Despair, lack of progress at climate talks, yet hope blooms

Despair, lack of progress at climate talks, yet hope blooms

SHARM EL-SHEIKH, Egypt — It’s a desert, where little grows. It’s a climate conference, where water is scarce inside buildings and out, lines are long, tempers are short, meetings go late and above all progress comes in one-drop drips.

But hope can spring up in strange places.

Not in the naive new face, but in the hearts and minds of veteran activists and officials, who have gone through this frustrating sleep-depriving exercise, not once or twice but numerous times.

And it blooms in a odd metal “tree” sculpture in a center square here at the United Nations climate summit in Egypt. On green paper, people write down their hopes.

“Hope (sic), is what makes us ALIVE!” Mohamed Ageez wrote, a youth activist from Egypt.

Former U.S. Vice President Al Gore looks at more than 30 years of climate change efforts and sees hope in progress and change. Inger Andersen, Director of the United Nations Environment Programme and Katharine Hayhoe Chief Scientist at The Nature Conservancy see hope in everyone who works hard.

And Christiana Figueres, the former U.N. climate secretary who helped forge the 2015 Paris agreement and then started a non-profit called Climate Optimism, sees hope not as a noun but an action verb.

“Hope is a verb with its sleeves rolled up,” Figueres told The Associated Press, quoting poet David Orr. “I think of hope and optimism as being very active and in fact being precisely the reason why we roll up our sleeves.”

Asked how he doesn’t despair after seeing heat-trapping emissions rising year after, Gore told The Associated Press: “Despair is a big word. They used to say that denial isn’t only a river in Egypt. Here we are in Egypt and despair ain’t just a tire in the trunk. This is a factor. But we also have the basis for hope.”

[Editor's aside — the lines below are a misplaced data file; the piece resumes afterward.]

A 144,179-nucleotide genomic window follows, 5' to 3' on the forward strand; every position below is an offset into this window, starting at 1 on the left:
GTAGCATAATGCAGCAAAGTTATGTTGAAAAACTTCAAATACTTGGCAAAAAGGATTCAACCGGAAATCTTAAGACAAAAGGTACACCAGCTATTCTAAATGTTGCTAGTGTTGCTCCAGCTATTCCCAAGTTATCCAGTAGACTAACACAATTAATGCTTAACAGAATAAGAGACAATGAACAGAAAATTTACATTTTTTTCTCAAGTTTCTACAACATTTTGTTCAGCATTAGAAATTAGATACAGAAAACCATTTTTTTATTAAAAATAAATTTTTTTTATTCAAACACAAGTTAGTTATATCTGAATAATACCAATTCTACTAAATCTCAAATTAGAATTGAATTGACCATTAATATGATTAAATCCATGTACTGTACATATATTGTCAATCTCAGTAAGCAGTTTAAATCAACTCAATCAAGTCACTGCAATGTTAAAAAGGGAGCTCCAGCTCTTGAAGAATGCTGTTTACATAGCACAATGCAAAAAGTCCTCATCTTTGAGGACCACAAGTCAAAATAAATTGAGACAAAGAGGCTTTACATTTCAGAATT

He pointed to several political wins this year.

“In August, the U.S. passed the biggest climate legislation in history,” Gore said.

In August, the Australian people made an historic change and agreed to be part of the global leadership for renewable energy. And then in October, just days ago, the people of Brazil made a decision to stop destroying the Amazon and start fighting the climate crisis.”

“When people feel vulnerable to climate despair, I urge them to look at the real progress that is being made.”

Whenever United Nations environment chief Andersen feels down in these meetings she takes note of what’s happening all around her in the pavilions and offices: “In these halls, you will see people huddling over solutions over networking, saying ‘Here’s what we did. Maybe you can do that’.”

Climate scientist Hayhoe finds hope in the same place.

“People often say that it failed and there is no hope. Hayhoe stated, “I say look at all the faces here. Every single one of them just wants to change the world.” “There are tens of thousands of faces here, and every single one of them just about wants to change the world.”

That tree of hope?


It’s been moved away from negotiations to the “green zone,” far away from negotiators.


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